In a similar case in Norway, the child killers, deemed not to be legally accountable for their action, were reintegrated into society, and were accompanied by psychologists for some time. The mother of the young girl who was murdered in Norway expressed a view that differed quite sharply from that of the screaming mob in the UK. She appeared to rationalize that the children did not fully understand the consequences of their actions, even if they did have some realization about what they did and she accepted their reintegration into society Montgomery The treatment of childhood: justice versus welfare The difference in treatment of the child killers in the two cases mentioned above appears to reflect the justice versus welfare models of the treatment of children raised by Asquith, as discussed by Stainton Rogers The justice and welfare models respectively align with the Puritan and the Romantic discourses.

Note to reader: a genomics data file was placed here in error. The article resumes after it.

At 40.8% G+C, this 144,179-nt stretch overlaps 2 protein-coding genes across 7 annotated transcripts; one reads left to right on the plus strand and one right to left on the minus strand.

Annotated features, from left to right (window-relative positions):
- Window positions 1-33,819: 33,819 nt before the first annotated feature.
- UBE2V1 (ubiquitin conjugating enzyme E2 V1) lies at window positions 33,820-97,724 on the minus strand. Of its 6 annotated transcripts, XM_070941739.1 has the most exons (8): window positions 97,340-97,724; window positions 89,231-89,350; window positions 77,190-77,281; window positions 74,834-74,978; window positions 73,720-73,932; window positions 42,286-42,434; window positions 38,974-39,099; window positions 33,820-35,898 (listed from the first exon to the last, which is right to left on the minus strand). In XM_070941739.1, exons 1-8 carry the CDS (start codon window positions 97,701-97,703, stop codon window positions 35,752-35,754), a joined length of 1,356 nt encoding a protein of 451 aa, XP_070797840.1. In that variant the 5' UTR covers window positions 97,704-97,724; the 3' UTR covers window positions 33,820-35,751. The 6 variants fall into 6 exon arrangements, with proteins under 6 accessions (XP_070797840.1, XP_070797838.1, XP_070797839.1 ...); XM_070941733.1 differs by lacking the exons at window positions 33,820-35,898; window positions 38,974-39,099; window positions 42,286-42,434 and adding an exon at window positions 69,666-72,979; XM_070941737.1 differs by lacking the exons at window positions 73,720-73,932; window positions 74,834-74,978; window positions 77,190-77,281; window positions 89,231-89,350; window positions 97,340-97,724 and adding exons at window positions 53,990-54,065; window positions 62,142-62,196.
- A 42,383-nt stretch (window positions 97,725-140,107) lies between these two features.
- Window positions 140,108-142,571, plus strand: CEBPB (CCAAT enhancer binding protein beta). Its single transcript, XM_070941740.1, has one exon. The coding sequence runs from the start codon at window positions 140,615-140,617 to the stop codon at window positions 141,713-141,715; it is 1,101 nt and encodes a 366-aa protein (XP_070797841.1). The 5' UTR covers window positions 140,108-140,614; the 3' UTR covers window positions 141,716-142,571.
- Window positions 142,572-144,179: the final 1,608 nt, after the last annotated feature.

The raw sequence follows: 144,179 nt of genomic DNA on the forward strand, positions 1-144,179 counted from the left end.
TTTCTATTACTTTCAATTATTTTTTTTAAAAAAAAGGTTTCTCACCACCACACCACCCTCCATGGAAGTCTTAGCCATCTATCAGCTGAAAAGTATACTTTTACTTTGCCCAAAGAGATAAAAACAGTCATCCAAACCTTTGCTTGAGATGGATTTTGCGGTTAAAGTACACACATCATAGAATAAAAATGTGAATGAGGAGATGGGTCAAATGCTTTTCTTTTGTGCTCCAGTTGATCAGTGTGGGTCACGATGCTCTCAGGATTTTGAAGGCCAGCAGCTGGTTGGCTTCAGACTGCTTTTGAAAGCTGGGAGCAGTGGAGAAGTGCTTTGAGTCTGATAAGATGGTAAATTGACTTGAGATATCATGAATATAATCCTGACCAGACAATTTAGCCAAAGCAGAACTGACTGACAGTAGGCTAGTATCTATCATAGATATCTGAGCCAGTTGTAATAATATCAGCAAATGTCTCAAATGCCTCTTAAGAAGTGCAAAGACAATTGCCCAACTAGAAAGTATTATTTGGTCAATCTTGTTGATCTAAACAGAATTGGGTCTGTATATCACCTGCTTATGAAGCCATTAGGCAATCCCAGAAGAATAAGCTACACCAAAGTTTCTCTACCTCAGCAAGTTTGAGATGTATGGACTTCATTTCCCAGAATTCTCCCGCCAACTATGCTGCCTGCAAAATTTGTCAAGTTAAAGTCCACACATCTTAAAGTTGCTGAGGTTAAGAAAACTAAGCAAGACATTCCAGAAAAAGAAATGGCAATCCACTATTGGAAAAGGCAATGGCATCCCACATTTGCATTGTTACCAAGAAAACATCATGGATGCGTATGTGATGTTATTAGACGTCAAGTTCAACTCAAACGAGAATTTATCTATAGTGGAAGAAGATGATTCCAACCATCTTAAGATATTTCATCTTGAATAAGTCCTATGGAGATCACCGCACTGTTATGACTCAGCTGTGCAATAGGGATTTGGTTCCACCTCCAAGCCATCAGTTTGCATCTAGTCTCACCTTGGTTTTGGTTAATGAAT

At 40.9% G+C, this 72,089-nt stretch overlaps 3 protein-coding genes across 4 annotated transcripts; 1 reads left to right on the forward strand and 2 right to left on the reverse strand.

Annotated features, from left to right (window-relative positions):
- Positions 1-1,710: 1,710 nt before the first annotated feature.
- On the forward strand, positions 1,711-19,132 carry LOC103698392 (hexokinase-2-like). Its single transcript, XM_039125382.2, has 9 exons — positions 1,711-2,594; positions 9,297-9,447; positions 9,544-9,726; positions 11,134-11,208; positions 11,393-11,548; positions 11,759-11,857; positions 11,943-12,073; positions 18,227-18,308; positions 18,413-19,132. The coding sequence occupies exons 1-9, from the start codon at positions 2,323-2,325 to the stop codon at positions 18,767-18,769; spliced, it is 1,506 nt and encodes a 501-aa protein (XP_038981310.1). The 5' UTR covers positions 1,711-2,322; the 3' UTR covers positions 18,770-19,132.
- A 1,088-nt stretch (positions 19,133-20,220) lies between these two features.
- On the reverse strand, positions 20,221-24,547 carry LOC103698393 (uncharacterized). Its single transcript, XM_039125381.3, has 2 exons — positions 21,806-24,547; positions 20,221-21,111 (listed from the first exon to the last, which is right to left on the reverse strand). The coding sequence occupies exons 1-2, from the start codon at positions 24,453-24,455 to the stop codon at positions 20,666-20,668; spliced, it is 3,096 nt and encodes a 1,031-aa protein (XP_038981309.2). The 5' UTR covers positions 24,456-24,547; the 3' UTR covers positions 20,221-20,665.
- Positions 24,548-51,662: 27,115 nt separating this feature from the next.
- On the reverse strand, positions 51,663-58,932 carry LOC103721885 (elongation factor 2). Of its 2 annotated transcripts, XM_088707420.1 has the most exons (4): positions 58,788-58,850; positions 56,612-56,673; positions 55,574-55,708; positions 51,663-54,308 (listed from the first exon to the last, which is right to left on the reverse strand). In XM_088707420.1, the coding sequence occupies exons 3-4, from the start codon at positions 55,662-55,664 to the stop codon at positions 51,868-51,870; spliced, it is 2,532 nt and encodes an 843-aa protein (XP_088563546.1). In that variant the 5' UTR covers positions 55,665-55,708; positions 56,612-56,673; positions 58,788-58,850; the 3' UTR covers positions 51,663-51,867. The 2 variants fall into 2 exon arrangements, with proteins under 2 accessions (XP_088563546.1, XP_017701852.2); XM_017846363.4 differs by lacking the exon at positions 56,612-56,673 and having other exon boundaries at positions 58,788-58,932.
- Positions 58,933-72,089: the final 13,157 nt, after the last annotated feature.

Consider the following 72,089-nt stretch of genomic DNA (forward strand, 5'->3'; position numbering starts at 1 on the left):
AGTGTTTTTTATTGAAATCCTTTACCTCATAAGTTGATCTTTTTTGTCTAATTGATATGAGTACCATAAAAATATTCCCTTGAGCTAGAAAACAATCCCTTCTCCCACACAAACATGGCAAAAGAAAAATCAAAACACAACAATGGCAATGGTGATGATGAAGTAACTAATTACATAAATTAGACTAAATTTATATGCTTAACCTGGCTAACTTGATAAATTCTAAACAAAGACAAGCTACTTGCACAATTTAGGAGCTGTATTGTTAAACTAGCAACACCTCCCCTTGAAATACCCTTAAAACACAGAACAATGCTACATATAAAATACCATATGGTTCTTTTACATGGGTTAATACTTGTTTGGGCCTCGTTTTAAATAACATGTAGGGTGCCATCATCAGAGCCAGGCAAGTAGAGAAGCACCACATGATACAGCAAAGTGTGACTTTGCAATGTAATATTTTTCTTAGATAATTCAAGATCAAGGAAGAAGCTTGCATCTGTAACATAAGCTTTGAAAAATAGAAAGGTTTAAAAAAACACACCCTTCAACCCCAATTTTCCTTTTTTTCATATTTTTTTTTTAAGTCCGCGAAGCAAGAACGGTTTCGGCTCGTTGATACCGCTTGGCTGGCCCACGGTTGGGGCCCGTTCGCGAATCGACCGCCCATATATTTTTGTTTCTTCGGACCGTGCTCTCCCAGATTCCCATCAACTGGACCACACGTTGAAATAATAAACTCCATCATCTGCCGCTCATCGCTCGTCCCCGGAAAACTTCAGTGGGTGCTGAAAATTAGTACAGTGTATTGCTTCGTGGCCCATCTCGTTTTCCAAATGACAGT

Thus the justice orientation may be more aligned with the patriarchal structure of society, while the care orientation more with feminist concerns. Construction of childhood 21 Arguably, the justice orientation has greater alliance with objectivism and distant ways of relating, those favoured by scientific regulation and control, and an individualistic stance.
This worldview is in keeping with valuing and fostering competitiveness, and consequently, inequity. On the other hand, the care orientation has arguably greater alliance with subjectivism and essentially merged ways of relating, those favoured by social constructionist visions of acceptance of diversity, deregulation and a collectivist stance. This is a worldview in keeping with valuing and fostering co-operation, and consequently, equity.
These contrasting worldviews are related to the differing goals of development evident in individualistic and collectivist societies Burman ; Penn , those associated with fostering an independent versus an interdependent sense of self Alderson ; Owusu-Bempah and Howitt The discussion above would suggest that the treatment of children in the UK is aligned with a justice orientated, masculine worldview based on competition and harbouring and propagating inequality, and that this worldview is shaped frequently by Puritan discourses about childhood.